Fantastic literature is a broad church. Many of the congregation are there for a bit zombie apocalypse or steampunk adventure. And that’s OK. Really it is. A world where every novel had the intellectual heft of Mieville would be a hard one to enjoy. Absolutely true. But when it comes to awards, are we really doing ourselves justice by lauding popcorn novels with major prizes? I’m going to fully enjoy John Carter of Mars when it hits our screens, but I would be profoundly disappointed if it took the Oscar for best movie or the Palm d’Or. And I would start to take those awards less seriously, then ignore them all together, if films without any substance won them often. Awards stand or fall on the basis of the quality they reward. Some of SFs major awards may be falling by that measure. But it seems new awards are there to replace them.

We need a unified spec-fic award in the UK

The United Kingdom has one credible award for speculative fiction. It’s called the Clarke Award, and it is decided by a panel of experts each year.

In addition we have a splintered field of popular voted awards including those organised by the British Fantasy Society and British Science Fiction Association. These awards carry little weight even within the British SF community, little or none internationally, and absolutely none at all in the big wide world of literature and culture more generally.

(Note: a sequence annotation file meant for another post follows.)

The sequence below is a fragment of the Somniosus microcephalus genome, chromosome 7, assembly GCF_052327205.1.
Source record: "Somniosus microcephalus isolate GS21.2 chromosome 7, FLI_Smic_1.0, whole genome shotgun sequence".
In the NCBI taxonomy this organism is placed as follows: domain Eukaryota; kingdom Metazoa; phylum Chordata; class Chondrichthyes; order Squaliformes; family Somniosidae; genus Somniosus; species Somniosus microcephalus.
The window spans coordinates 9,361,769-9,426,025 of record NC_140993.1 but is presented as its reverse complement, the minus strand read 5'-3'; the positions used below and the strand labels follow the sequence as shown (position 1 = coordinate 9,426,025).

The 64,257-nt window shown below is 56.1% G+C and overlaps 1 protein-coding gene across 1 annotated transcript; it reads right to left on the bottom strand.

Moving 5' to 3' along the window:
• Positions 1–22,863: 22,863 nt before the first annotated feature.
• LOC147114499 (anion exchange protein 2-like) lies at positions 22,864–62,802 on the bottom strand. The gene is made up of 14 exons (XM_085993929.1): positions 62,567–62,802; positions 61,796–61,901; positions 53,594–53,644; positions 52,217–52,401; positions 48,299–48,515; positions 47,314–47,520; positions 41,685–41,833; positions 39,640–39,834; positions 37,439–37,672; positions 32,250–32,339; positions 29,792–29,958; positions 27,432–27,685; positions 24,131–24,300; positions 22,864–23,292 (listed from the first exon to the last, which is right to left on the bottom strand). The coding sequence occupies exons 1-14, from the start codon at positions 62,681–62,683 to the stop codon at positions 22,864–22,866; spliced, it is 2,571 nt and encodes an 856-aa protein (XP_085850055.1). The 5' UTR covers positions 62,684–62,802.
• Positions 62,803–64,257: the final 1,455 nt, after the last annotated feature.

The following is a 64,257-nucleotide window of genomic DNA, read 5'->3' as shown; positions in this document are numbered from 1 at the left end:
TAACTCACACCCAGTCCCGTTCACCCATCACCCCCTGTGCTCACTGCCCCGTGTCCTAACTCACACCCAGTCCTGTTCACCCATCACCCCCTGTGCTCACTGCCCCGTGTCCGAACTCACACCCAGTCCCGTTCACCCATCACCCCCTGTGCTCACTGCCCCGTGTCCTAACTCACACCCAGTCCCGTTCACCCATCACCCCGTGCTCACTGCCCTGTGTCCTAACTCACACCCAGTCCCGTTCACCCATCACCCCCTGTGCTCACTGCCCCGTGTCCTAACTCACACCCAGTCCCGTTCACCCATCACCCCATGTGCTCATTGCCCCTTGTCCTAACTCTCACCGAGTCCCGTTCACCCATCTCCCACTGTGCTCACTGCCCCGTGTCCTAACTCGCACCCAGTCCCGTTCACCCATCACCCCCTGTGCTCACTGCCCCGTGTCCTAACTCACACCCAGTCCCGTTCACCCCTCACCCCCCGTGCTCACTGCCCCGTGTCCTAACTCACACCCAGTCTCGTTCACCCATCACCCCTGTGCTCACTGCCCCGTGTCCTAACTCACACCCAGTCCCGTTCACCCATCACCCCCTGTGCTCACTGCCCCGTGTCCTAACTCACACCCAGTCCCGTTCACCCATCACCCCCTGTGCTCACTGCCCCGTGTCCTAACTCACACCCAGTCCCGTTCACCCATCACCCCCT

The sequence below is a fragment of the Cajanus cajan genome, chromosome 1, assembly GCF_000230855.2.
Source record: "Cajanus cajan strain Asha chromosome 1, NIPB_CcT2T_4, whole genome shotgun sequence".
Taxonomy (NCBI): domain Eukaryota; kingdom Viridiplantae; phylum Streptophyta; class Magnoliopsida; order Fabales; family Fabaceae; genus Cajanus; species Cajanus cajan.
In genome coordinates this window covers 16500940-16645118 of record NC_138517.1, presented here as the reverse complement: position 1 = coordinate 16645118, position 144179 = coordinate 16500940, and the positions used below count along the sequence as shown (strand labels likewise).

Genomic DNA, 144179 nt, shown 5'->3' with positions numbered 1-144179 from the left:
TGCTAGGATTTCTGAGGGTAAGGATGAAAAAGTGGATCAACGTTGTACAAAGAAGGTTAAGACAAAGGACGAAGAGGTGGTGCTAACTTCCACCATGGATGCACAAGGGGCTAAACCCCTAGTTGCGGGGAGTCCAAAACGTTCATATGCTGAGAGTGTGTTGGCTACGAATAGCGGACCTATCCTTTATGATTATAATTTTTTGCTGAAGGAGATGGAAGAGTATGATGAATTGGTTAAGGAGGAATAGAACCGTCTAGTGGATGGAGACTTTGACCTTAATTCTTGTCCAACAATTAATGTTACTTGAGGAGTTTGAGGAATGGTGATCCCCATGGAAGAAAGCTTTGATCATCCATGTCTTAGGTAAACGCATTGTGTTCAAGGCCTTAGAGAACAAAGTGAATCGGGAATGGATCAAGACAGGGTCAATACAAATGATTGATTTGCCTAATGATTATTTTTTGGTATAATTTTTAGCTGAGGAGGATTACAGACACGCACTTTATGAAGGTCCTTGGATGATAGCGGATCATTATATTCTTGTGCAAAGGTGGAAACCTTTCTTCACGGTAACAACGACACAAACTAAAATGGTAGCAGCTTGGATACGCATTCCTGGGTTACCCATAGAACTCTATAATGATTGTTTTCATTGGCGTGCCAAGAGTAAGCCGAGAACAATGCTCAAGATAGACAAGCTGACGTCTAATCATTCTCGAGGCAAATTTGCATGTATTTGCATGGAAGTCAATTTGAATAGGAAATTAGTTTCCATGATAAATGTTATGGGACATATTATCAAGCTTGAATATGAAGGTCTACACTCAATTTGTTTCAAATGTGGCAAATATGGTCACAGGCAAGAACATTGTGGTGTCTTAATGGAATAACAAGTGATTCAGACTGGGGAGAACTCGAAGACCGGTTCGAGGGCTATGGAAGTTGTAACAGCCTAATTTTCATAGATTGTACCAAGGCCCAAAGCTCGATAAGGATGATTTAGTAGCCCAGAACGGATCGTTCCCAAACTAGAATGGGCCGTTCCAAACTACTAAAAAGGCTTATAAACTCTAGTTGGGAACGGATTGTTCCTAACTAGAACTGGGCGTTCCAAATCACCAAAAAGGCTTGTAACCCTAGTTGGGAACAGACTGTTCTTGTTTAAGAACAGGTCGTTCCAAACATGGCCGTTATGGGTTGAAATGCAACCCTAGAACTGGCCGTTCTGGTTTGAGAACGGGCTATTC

Worse yet, the scandalous outcome of this years British Fantasy Awards shows how, at their worst, these awards have become a positive embarrassment to British speculative fiction.

The UK awards began as fan awards. However, as those fan communities have matured, and the internet has mad it much easier to publish and promote new work, those fan communities have become communities of amateur writers and publishers. It’s no surprise then that the awards are now dominated by amateur writers and publishers voting for their own work.

Speculative fiction writing is incredibly rich in the UK, but a splintered field of amateur awards is failing to reflect this richness to the outside world. We need a unified award for spec-fic in the UK, that many fan groups contribute to, which is taken seriously by the SF profession, and the larger world of publishing and culture. British SF is fantastic and creative, and we deserve an award that truly reflects that.

Can this be achieved? What are the barriers and challenges? How can they be overcome? Please let me know your thoughts.